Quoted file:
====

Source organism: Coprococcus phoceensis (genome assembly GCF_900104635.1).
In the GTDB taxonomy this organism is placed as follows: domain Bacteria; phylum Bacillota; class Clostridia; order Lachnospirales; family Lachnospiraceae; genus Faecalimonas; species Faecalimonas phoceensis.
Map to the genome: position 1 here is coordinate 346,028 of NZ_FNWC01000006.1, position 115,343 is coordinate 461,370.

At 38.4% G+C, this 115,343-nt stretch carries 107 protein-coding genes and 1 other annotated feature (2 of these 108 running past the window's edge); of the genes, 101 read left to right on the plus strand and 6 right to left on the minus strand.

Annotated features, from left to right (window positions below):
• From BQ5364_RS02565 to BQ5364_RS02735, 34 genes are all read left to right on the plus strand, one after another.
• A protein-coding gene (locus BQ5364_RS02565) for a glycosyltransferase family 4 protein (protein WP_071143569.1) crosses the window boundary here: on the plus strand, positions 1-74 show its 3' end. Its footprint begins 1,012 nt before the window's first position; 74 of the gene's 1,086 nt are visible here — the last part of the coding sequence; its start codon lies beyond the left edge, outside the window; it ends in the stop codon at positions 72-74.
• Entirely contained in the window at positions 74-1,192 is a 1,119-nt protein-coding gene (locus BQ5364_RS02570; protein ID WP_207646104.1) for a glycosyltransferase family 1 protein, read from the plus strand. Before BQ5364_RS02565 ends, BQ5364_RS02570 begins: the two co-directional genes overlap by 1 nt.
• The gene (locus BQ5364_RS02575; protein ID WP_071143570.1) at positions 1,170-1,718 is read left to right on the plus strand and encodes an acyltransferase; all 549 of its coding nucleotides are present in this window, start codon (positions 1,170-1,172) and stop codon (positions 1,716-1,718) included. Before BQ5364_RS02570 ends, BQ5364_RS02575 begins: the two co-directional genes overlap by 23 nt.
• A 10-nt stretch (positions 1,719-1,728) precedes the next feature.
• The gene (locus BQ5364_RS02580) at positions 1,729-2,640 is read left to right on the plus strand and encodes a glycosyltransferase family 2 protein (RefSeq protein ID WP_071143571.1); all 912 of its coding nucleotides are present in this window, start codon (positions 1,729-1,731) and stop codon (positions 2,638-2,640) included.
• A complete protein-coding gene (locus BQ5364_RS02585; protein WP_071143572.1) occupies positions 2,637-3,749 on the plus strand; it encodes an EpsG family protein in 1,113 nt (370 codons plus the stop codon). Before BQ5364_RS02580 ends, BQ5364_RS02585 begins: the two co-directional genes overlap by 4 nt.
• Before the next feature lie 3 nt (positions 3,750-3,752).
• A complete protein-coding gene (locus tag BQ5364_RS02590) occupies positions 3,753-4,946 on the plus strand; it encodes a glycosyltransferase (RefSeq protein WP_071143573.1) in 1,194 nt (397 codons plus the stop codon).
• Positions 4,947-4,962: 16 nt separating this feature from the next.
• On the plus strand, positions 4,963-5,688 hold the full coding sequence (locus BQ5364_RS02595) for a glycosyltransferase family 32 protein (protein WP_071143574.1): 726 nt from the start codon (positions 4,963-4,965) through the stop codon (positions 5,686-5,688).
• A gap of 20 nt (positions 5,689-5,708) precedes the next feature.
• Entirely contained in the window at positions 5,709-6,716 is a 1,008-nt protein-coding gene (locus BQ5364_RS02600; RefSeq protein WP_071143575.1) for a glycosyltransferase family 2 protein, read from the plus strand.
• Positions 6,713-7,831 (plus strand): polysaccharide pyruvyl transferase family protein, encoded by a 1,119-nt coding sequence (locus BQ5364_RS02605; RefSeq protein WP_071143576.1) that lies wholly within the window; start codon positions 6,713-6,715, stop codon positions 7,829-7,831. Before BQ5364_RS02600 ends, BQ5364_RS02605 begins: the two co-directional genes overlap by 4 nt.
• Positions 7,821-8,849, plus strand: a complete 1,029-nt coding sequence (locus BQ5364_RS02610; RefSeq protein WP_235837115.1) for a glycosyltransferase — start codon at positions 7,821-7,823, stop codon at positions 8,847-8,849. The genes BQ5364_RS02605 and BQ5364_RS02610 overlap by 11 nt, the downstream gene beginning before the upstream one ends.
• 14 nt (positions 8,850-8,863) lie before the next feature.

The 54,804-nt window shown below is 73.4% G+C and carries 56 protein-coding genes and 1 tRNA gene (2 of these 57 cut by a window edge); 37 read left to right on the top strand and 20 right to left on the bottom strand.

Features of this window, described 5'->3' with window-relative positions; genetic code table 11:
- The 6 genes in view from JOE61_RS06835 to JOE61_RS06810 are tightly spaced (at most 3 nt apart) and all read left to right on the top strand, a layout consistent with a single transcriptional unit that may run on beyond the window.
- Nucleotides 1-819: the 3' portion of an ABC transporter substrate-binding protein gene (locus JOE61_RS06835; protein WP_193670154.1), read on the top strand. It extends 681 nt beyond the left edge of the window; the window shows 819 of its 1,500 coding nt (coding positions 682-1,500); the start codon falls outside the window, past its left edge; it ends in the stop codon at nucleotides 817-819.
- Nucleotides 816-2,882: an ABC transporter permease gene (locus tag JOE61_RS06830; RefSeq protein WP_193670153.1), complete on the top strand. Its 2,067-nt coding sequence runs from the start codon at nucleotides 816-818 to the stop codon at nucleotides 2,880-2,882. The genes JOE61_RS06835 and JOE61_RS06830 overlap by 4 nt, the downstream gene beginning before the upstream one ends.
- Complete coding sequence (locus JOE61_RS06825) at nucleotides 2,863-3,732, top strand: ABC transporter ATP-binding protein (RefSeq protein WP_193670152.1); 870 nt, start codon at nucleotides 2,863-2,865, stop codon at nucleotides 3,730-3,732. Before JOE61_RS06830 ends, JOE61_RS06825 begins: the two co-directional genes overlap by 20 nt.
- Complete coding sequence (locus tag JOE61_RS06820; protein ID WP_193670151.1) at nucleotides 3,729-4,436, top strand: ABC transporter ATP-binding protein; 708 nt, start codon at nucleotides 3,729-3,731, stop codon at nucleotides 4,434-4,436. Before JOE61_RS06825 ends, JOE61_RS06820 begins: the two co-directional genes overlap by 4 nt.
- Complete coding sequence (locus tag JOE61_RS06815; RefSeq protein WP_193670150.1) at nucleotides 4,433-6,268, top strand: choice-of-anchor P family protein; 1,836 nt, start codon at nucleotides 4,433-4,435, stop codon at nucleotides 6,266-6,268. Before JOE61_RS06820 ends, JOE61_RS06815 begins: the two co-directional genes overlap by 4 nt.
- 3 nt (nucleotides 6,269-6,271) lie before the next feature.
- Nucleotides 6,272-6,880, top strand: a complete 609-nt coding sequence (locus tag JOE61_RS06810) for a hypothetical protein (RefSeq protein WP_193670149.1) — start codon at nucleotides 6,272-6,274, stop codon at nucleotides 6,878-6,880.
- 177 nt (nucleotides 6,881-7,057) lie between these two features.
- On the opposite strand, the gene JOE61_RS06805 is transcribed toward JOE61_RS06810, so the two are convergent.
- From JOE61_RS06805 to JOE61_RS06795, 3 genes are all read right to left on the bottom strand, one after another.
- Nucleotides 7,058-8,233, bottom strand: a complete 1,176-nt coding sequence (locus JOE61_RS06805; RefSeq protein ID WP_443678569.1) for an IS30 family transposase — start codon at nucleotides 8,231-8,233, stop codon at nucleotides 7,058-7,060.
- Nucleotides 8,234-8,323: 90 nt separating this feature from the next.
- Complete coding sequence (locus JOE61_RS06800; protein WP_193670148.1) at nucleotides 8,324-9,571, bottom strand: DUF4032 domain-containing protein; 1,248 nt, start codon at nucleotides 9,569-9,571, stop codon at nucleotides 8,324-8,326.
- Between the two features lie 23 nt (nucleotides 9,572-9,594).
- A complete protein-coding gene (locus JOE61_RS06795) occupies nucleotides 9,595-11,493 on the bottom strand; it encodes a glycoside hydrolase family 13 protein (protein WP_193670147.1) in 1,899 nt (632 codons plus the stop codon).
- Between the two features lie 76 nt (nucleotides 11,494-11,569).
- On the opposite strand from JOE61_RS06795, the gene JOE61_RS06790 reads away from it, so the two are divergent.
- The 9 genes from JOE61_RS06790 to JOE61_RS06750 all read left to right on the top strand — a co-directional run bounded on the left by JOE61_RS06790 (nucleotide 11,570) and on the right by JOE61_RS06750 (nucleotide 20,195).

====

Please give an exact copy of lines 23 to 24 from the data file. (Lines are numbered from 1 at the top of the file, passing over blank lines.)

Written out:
Features of this window, described 5'->3' with window-relative positions; genetic code table 11:
- The 6 genes in view from JOE61_RS06835 to JOE61_RS06810 are tightly spaced (at most 3 nt apart) and all read left to right on the top strand, a layout consistent with a single transcriptional unit that may run on beyond the window.